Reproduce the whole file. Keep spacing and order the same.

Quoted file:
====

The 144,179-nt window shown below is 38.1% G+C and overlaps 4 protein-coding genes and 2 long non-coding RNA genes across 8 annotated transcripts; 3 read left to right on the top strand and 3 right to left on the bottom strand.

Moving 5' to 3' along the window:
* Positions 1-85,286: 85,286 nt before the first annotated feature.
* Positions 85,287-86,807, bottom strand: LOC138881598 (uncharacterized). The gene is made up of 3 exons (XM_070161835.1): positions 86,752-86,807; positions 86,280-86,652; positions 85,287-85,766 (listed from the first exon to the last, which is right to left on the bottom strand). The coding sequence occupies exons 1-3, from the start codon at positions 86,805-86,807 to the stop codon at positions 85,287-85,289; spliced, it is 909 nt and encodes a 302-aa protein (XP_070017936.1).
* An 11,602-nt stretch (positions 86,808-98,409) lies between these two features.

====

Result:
The 144,179-nt window shown below is 38.1% G+C and overlaps 4 protein-coding genes and 2 long non-coding RNA genes across 8 annotated transcripts; 3 read left to right on the top strand and 3 right to left on the bottom strand.

Moving 5' to 3' along the window:
* Positions 1-85,286: 85,286 nt before the first annotated feature.
* Positions 85,287-86,807, bottom strand: LOC138881598 (uncharacterized). The gene is made up of 3 exons (XM_070161835.1): positions 86,752-86,807; positions 86,280-86,652; positions 85,287-85,766 (listed from the first exon to the last, which is right to left on the bottom strand). The coding sequence occupies exons 1-3, from the start codon at positions 86,805-86,807 to the stop codon at positions 85,287-85,289; spliced, it is 909 nt and encodes a 302-aa protein (XP_070017936.1).
* An 11,602-nt stretch (positions 86,808-98,409) lies between these two features.